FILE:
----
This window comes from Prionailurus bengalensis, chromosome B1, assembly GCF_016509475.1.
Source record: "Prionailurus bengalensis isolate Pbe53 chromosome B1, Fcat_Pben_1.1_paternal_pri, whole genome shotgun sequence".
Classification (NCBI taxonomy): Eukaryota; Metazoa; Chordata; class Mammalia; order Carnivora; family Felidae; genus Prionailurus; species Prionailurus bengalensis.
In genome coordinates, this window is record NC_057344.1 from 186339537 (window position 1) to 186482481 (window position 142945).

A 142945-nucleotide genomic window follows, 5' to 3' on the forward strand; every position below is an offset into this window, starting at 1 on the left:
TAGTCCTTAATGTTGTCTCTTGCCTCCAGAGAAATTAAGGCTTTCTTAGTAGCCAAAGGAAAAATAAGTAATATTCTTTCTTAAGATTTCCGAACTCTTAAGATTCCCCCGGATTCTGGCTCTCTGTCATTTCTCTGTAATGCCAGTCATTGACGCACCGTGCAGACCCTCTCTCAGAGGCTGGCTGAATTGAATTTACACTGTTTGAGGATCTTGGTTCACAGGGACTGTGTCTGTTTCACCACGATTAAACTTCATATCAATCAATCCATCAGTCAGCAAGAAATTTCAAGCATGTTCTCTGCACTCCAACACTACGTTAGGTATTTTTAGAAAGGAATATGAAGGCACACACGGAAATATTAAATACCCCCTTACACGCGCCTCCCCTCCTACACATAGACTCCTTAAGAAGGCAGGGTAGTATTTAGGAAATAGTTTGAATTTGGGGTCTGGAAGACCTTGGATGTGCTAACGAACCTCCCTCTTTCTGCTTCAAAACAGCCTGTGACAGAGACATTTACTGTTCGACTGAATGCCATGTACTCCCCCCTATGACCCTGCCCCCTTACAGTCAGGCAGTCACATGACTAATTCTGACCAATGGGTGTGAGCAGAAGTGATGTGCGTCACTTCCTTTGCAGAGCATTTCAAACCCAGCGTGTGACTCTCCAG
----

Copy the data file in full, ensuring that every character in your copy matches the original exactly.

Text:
This window comes from Prionailurus bengalensis, chromosome B1, assembly GCF_016509475.1.
Source record: "Prionailurus bengalensis isolate Pbe53 chromosome B1, Fcat_Pben_1.1_paternal_pri, whole genome shotgun sequence".
Classification (NCBI taxonomy): Eukaryota; Metazoa; Chordata; class Mammalia; order Carnivora; family Felidae; genus Prionailurus; species Prionailurus bengalensis.
In genome coordinates, this window is record NC_057344.1 from 186339537 (window position 1) to 186482481 (window position 142945).

A 142945-nucleotide genomic window follows, 5' to 3' on the forward strand; every position below is an offset into this window, starting at 1 on the left:
TAGTCCTTAATGTTGTCTCTTGCCTCCAGAGAAATTAAGGCTTTCTTAGTAGCCAAAGGAAAAATAAGTAATATTCTTTCTTAAGATTTCCGAACTCTTAAGATTCCCCCGGATTCTGGCTCTCTGTCATTTCTCTGTAATGCCAGTCATTGACGCACCGTGCAGACCCTCTCTCAGAGGCTGGCTGAATTGAATTTACACTGTTTGAGGATCTTGGTTCACAGGGACTGTGTCTGTTTCACCACGATTAAACTTCATATCAATCAATCCATCAGTCAGCAAGAAATTTCAAGCATGTTCTCTGCACTCCAACACTACGTTAGGTATTTTTAGAAAGGAATATGAAGGCACACACGGAAATATTAAATACCCCCTTACACGCGCCTCCCCTCCTACACATAGACTCCTTAAGAAGGCAGGGTAGTATTTAGGAAATAGTTTGAATTTGGGGTCTGGAAGACCTTGGATGTGCTAACGAACCTCCCTCTTTCTGCTTCAAAACAGCCTGTGACAGAGACATTTACTGTTCGACTGAATGCCATGTACTCCCCCCTATGACCCTGCCCCCTTACAGTCAGGCAGTCACATGACTAATTCTGACCAATGGGTGTGAGCAGAAGTGATGTGCGTCACTTCCTTTGCAGAGCATTTCAAACCCAGCGTGTGACTCTCCAG